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Brexit Britain: sovereignty is not a licence to disregard international law

European laws are often actually written in pen. Shutterstock

The language of sovereignty and supremacy was rife in the EU referendum debates. According to leading Brexiter Boris Johnson, it was the deciding factor in the vote to leave the EU. He said that the “only change” in Brexit will be that “the UK will extricate itself from the EU’s extraordinary and opaque system of legislation: the vast and growing corpus of law enacted by a European Court of Justice from which there can be no appeal”.

In the run up to the big day, British voters were invited to denounce the supremacy of the European Court of Justice (ECJ) in Luxembourg over their “fate”.

Misleading statements were made about an unaccountable court seeking to extend its power into member states against the wishes of democratically elected governments.

Now Brexit is happening and many expect a blissful renewal of sovereignty to be just around the corner. But the truth is, what many see as the most beneficial deal for Brexit Britain – membership of the European Economic Area – comes with many of the same legal rules as EU membership, and much of the same influence from the ECJ.

Days after the referendum, the pro-Leave Telegraph argued that the Norway model would be the only way to “keep Britain together”. It seems to be the only clear way to retain access to the single market (though we don’t yet know how important that is to the British government and whether it is willing to accept some kind of free movement of people to keep that access).

Difficult partner

Johnson has been particularly critical of the ECJ, which has challenged the UK several times about breaching EU law.

It did so over a dispute as to whether the UK could require fishing vessels to be 75% British owned in order to be registered, and when the UK resisted extending protection from disability discrimination to carers, for example.

The EFTA Court, the EEA’s court, is not constitutionally supreme, so in that respect might seem more like the European Court of Human Rights and more acceptable to those concerned with sovereignty. But the whole system relies on EEA countries choosing to implement the court’s rulings – in other words acting as though it were supreme.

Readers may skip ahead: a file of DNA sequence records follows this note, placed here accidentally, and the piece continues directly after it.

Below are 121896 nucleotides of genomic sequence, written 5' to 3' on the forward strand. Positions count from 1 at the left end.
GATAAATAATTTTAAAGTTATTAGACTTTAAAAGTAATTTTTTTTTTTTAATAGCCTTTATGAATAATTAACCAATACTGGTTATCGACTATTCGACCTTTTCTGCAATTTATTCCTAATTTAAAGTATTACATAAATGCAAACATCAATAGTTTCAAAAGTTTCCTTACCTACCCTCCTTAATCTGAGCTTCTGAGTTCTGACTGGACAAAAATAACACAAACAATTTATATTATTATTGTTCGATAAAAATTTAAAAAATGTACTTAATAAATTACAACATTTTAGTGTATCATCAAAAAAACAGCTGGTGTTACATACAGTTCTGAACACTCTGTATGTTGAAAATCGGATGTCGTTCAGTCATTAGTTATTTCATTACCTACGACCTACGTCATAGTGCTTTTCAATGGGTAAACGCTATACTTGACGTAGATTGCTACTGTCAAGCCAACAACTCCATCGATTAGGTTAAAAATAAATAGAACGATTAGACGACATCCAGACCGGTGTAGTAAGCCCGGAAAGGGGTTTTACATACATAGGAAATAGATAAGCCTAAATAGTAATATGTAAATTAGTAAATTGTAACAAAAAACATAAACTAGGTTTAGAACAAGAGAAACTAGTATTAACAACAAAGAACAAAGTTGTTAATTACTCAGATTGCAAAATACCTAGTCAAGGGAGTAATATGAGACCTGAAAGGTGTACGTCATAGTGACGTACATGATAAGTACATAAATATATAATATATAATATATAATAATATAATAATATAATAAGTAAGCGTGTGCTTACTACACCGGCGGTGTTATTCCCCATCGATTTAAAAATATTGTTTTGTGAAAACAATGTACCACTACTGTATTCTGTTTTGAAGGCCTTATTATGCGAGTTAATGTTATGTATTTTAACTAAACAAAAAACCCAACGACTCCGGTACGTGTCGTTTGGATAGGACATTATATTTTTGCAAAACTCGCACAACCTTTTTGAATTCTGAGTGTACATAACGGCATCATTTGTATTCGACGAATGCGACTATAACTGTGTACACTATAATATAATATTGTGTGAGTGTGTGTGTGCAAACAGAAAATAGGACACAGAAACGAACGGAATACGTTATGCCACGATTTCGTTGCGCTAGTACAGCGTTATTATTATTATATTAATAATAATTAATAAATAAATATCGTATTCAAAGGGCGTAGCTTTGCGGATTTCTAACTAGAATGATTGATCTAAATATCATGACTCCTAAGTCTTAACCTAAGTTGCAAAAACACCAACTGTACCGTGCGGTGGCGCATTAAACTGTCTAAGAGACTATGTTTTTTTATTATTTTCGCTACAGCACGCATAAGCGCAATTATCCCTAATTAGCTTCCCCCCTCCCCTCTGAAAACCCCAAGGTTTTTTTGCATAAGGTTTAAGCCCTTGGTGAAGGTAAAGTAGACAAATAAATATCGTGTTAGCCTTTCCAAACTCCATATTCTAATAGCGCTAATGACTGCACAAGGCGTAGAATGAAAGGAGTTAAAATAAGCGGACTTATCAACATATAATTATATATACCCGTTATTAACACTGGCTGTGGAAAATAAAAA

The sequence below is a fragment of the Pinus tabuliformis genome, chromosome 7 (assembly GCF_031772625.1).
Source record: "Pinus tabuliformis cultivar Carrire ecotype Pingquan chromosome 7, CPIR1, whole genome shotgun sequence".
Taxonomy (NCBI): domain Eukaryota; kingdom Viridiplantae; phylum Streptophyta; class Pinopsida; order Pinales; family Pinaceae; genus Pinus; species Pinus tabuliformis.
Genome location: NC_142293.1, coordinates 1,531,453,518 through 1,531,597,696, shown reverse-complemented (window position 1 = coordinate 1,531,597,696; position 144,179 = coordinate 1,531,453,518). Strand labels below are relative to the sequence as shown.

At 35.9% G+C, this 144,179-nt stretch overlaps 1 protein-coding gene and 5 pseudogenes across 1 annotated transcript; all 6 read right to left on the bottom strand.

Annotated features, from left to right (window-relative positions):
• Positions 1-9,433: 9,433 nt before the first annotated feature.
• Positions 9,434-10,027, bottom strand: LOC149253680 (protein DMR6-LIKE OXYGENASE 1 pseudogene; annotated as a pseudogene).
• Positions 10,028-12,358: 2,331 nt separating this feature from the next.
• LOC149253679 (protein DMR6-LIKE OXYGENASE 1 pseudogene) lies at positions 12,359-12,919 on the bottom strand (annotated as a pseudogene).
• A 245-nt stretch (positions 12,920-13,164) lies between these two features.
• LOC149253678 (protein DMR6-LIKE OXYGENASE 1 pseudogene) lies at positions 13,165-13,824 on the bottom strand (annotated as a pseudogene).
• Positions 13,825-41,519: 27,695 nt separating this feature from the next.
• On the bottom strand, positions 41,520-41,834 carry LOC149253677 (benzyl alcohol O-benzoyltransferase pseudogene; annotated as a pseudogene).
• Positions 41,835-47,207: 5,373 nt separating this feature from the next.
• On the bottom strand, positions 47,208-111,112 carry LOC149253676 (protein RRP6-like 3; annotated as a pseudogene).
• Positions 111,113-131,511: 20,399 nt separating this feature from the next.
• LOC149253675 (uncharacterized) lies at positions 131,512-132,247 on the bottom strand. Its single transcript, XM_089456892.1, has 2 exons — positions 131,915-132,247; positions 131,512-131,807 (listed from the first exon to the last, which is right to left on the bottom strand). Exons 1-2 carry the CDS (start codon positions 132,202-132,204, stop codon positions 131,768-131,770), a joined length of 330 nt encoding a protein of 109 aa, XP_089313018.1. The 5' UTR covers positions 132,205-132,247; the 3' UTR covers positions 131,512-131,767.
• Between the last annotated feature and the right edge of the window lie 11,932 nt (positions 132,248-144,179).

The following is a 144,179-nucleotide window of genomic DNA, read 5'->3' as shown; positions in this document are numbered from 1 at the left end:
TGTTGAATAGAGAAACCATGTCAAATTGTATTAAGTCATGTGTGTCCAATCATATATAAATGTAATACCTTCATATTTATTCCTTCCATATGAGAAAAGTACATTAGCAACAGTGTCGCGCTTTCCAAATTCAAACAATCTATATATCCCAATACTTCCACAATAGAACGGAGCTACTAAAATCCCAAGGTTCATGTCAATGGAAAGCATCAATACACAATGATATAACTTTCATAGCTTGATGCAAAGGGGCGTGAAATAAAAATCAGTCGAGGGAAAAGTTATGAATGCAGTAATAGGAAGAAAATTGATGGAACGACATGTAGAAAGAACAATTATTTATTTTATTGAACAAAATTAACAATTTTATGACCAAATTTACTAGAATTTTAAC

The three judges that preside over this little court (also in Luxembourg) are unlikely to produce different rulings to those of the Court of Justice.

Boris cried freedom but is he too tightly bound to deliver? PA/Ben Kendall

The EFTA Court issues a ruling when a state stands accused of infringing the EEA agreement, just as the Court of Justice deals with complaints about countries breaking EU law. It also gives “advisory opinions” where members ask questions about the interpretation of the EEA agreement. Disregarding its infringement rulings or advisory opinions would breach the EEA Agreement, and could lead to a break down of the EEA as a meaningful legal order. These judgments can cover any aspect of the EEA agreement – from the free movement of workers and goods to intellectual property to state aid and company law.

Give and take

A study on EU relations with Norway shows a “very good and close” relationship, partly explained by Norway having “faithfully implemented its obligations” to the EEA.

These obligations include implementing a lot of judgments of the ECJ – the court from which many Brexiters wish to escape. Although EEA countries cannot themselves be reviewed by this court, the EFTA Court has a strong tendency to interpret EEA law to conform with the findings of the ECJ (this is the “homogeneity principle”).

And while the UK might be hoping to negotiate some kind of exemption from free movement, it looks as though the free movement rights of people inside the EEA are the same as those in the EU - based on worker status, not citizenship.

For the EEA to continue to function well, its members must abide by EEA law, which means implementing EFTA Court rulings. This in turn means abiding by the applicable bits of EU law. And this all has to be done voluntarily – which begs the question as to whether the UK, apparently a reluctant rule-taker, is constitutionally well suited to such an obedient role.

Being a member of the EEA would, at the least, stop the British government from blaming Europe for unpopular laws. In the EEA, it would have to explain why it was choosing to follow supranational rulings, without being able to claim that its hands were tied.

This problem is not limited to EEA membership – it is just an especially pronounced example of how sovereignty cannot mean making our own decisions untrammelled by anyone else’s interests.

The EEA option reminds us that all international agreements involve mutual obligations. No agreement can be conducted just on one party’s terms, and Britain cannot expect other parties to be bound if it refuses to do its bit. That is not a loss of sovereignty. That is social existence.

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